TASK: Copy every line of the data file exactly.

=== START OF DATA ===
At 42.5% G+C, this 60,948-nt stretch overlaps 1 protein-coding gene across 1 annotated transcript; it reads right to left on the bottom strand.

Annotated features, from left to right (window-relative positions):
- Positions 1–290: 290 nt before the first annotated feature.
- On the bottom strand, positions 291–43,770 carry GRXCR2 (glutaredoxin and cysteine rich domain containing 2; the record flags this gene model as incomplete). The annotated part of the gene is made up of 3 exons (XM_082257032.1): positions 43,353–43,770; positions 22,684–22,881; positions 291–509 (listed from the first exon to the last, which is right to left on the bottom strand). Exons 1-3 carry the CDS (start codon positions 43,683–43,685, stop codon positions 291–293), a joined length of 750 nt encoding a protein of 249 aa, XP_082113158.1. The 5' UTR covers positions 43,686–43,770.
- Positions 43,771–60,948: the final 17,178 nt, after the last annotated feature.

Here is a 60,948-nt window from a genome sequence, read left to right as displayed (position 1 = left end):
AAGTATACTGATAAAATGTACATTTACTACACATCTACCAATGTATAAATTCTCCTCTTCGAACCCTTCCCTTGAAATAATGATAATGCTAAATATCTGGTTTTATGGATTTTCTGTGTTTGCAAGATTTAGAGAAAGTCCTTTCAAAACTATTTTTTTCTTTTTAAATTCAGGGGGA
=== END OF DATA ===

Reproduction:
At 42.5% G+C, this 60,948-nt stretch overlaps 1 protein-coding gene across 1 annotated transcript; it reads right to left on the bottom strand.

Annotated features, from left to right (window-relative positions):
- Positions 1–290: 290 nt before the first annotated feature.
- On the bottom strand, positions 291–43,770 carry GRXCR2 (glutaredoxin and cysteine rich domain containing 2; the record flags this gene model as incomplete). The annotated part of the gene is made up of 3 exons (XM_082257032.1): positions 43,353–43,770; positions 22,684–22,881; positions 291–509 (listed from the first exon to the last, which is right to left on the bottom strand). Exons 1-3 carry the CDS (start codon positions 43,683–43,685, stop codon positions 291–293), a joined length of 750 nt encoding a protein of 249 aa, XP_082113158.1. The 5' UTR covers positions 43,686–43,770.
- Positions 43,771–60,948: the final 17,178 nt, after the last annotated feature.

Here is a 60,948-nt window from a genome sequence, read left to right as displayed (position 1 = left end):
AAGTATACTGATAAAATGTACATTTACTACACATCTACCAATGTATAAATTCTCCTCTTCGAACCCTTCCCTTGAAATAATGATAATGCTAAATATCTGGTTTTATGGATTTTCTGTGTTTGCAAGATTTAGAGAAAGTCCTTTCAAAACTATTTTTTTCTTTTTAAATTCAGGGGGA